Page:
The Love Letter
signed and dated 'Eugenio de Blaas/1902' (lower right)
oil on panel
3114 x 1712 in. (79.5 x 44.5 cm.)
with Galerie Heinemann, Munich, 1902, inv. no. 5866.
Purchased from the above by Ed. M. Burghardt, 1903.
with Galerie Heinemann, Munich, inv. no. 10158.
Purchased from the above by Charles S.A. Platt, New York, 1910.
with MacConnal-Mason & Son Ltd., London.
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Lot Essay

Eugene de Blaas was born into a family of accomplished artists. His father, Karl, was a renowned portrait, history and fresco painter as well as a sculptor, and a professor at the Venice Academy of Fine Art. Eugene's brother, Julius, also an artist, specialized in military scenes and became a professor at the Accademia in Rome. The family had its roots in Austria, but both Eugene and his brother were born in Rome and the family later moved to Venice. Eugene received his early artistic education in Rome and he too became a professor at the Accademia. During his lifetime, his paintings were well-received in Great Britain and he exhibited regularly at the Royal Academy, the Grafton Gallery and the New Gallery between 1875 and 1892.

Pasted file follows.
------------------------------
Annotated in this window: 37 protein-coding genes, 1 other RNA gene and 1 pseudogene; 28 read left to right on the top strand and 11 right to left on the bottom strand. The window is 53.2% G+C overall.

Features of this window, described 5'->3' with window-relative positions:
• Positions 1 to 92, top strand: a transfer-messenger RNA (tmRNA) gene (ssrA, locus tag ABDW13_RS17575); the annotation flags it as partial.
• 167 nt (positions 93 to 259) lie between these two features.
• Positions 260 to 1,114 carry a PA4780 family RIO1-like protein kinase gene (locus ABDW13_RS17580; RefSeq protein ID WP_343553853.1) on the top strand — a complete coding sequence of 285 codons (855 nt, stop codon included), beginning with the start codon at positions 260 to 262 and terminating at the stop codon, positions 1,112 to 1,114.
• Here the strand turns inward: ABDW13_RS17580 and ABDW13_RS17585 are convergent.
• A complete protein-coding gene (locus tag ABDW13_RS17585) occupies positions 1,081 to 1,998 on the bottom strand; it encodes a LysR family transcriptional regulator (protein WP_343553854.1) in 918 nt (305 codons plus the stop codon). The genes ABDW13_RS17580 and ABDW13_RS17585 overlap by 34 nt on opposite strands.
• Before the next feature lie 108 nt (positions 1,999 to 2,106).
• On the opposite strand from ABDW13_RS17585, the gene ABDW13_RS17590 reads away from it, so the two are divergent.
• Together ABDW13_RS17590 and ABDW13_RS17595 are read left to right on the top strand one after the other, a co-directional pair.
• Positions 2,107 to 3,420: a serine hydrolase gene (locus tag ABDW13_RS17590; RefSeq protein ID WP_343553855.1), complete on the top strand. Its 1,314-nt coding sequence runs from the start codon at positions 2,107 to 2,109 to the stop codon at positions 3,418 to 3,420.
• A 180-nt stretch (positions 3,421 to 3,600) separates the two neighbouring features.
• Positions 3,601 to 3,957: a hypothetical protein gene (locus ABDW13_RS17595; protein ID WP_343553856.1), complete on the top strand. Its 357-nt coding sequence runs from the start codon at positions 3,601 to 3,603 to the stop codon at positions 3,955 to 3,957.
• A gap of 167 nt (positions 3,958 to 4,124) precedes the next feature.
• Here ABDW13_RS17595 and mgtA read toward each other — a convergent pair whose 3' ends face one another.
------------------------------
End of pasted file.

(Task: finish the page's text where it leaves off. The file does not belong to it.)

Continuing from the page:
De Blaas was best known and most loved for his images of Venetian women. His women are striking in their youth and unadorned beauty and they are depicted with a high degree of finish which demonstrates the artist's unique abilities as both draftsman and painter. The realism in the work of de Blaas is almost photographic and it is clearly the artist's intent to show these women going about their daily routines oblivious of their own beauty and that of their surroundings. The artist’s paintings also reflect the tenderness and affinity he felt for the ordinary folk who inspired his work. In the context of such sentiments, Venice was the ideal environment for his work; due to its wealth in architectural and artistic inheritance together with an inability to expand, the city remained relatively unaffected by the fast-paced changes brought about by the Industrial Revolution. This time capsule allowed de Blaas to paint idyllic common folk without being consumed by a sense of melancholic nostalgia.

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